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Why Information Grows Audiobook

Why Information Grows: The Evolution of Order, from Atoms to Economies

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Publisher's Summary

What is economic growth? And why, historically, has it occurred in only a few places? Previous efforts to answer these questions have focused on institutions, geography, finances, and psychology. But according to MIT's anti-disciplinarian César Hidalgo, understanding the nature of economic growth demands transcending the social sciences and including the natural sciences of information, networks, and complexity. To understand the growth of economies, Hidalgo argues, we first need to understand the growth of order.

At first glance, the universe seems hostile to order. Thermodynamics dictates that over time, order - or information - disappears. Whispers vanish in the wind just like the beauty of swirling cigarette smoke collapses into disorderly clouds. But thermodynamics also has loopholes that promote the growth of information in pockets. Although cities are all pockets where information grows, they are not all the same. For every Silicon Valley, Tokyo, and Paris, there are dozens of places with economies that accomplish little more than pulling rocks out of the ground. So, why does the US economy outstrip Brazil's, and Brazil's that of Chad? Why did the technology corridor along Boston's Route 128 languish, while Silicon Valley blossomed? In each case, the key is how people, firms, and the networks they form make use of information.

Seen from Hidalgo's vantage, economies become distributed computers, made of networks of people, and the problem of economic development becomes the problem of making these computers more powerful. By uncovering the mechanisms that enable the growth of information in nature and society, Why Information Grows lays bare the origins of physical order and economic growth. Situated at the nexus of information theory, physics, sociology, and economics, this book propounds a new theory of how economies can do not just more things, but more interesting things.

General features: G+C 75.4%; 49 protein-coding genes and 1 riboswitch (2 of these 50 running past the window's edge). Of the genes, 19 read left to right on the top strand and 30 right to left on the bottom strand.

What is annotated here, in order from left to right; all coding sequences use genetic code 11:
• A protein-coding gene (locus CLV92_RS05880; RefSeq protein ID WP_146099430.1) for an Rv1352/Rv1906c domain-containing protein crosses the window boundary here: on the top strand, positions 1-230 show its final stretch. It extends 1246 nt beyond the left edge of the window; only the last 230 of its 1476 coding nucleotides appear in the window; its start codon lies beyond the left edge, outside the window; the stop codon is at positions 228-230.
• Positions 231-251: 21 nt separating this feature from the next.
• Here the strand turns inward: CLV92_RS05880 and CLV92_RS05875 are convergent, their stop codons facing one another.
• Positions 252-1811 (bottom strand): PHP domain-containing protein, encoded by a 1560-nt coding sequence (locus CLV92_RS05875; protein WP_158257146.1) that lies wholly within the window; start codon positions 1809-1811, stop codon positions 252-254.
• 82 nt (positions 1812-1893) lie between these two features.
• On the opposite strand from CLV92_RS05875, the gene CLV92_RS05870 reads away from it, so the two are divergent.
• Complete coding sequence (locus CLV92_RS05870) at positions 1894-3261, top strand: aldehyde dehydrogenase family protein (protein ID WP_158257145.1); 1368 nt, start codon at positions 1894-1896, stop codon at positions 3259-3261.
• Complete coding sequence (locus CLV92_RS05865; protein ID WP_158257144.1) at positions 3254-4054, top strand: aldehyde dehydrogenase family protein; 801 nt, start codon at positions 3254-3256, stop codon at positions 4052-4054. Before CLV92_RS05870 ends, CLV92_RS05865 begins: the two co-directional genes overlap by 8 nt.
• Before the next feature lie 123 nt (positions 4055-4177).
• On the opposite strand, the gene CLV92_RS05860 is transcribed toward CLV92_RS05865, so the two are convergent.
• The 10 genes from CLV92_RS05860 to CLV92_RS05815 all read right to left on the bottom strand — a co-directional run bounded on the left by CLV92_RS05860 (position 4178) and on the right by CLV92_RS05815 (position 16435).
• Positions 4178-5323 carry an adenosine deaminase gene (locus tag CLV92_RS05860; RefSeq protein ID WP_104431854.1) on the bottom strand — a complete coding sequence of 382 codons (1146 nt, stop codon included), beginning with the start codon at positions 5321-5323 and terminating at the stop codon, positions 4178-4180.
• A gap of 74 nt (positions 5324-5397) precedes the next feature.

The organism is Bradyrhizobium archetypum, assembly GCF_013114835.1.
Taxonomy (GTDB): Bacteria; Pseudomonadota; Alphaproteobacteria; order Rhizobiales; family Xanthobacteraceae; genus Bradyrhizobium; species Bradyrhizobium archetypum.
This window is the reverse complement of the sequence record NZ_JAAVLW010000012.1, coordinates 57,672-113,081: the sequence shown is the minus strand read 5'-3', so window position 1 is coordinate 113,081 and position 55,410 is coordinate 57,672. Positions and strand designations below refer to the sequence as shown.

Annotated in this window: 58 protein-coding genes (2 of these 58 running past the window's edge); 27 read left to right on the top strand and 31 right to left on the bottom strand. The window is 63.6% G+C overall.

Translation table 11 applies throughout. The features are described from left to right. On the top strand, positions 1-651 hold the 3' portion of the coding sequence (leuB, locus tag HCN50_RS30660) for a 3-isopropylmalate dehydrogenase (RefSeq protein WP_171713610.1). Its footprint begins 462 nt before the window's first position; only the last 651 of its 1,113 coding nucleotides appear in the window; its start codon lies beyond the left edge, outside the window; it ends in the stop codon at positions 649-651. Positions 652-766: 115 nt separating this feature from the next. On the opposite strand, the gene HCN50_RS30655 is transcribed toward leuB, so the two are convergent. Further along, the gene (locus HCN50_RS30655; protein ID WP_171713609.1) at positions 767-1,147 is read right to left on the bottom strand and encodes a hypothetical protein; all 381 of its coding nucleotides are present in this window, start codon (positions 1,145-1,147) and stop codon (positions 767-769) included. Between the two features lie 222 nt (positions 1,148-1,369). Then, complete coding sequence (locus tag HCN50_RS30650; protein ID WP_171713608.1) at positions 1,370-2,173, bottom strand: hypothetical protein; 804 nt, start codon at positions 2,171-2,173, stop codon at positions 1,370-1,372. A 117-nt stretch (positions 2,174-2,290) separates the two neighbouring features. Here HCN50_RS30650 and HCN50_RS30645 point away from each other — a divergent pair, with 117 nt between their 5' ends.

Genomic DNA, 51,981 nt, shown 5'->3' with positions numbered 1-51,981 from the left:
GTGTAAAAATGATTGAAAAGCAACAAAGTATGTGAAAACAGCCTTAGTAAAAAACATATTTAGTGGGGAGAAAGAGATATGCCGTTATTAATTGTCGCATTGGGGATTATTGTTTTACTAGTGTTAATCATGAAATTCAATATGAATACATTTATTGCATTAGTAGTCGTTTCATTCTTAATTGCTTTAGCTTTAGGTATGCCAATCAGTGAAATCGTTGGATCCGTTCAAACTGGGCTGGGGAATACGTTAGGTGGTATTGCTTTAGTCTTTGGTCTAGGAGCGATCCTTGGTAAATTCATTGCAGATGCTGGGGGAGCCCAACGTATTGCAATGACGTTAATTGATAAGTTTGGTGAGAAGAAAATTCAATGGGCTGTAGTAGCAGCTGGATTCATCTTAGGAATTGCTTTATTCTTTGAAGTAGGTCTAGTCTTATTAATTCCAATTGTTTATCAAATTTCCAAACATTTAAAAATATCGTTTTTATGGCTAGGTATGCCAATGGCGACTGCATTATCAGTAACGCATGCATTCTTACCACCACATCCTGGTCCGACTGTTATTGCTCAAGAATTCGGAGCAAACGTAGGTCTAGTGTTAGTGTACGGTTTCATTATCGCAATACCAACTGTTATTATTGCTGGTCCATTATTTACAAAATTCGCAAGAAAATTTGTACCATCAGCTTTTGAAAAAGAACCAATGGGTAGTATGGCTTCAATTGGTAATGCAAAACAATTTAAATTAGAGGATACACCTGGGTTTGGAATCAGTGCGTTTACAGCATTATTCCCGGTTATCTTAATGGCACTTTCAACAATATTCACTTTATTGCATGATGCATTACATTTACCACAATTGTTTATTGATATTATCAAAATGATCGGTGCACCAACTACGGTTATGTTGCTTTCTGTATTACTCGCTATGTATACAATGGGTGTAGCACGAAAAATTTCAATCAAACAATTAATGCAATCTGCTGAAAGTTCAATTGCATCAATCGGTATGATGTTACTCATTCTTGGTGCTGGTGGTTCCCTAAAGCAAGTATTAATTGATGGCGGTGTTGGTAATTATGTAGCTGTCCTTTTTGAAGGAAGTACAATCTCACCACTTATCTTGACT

PLEASE NOTE: When you purchase this title, the accompanying reference material will be available in your My Library section along with the audio.

©2015 César Hidalgo (P)2016 Audible, Inc.

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  • T. Leach
    Washington, DC
    15/09/16
    Overall
    Performance
    Story
    "Great book! The breath of the framework"

    Is astonishingly beautiful. It will be hard for anyone who reads and understand this work to look at the world the same. I have been fascinated with information theory, biology, and physics for years. The author brings them all together in an accessible way. Breathtaking work!

    3 of 3 people found this review helpful
  • Mark Augustini
    PLANO, TEXAS, US
    19/09/16
    Overall
    Performance
    Story
    "a delightful journey"

    Listened twice:) A great book with a wide and though provoking historical perspective that packs a punch !

    2 of 2 people found this review helpful
  • Nigel
    Tauranga, New Zealand
    06/10/16
    Overall
    Performance
    Story
    "Powerful synthesis that explains how information wins out over entropy"

    I highly recommend investing the time to listen to this amazing synthesis. It ties together the things that matter about how systems organise in diverse realms. I would have given it five stars had it not been for the rather labyrinthine prose that made listening rather hard work. Submitted via a visit to the Hemingway app, it would have been even more compelling.

    1 of 1 people found this review helpful
  • Adam Kahn
    03/10/16
    Overall
    Performance
    Story
    "Fantastic lense to see the world"

    This was a strong case for how to view the world and how the leading indicator of economic prosperity is told in the complexity of organization of information

    1 of 1 people found this review helpful
  • feller34
    01/12/16
    Overall
    Performance
    Story
    "spinning in circles"

    This book was tough to get through in fragments. Poyentially better as a straight read but it just felt like spinning in a circle to me.

    0 of 0 people found this review helpful

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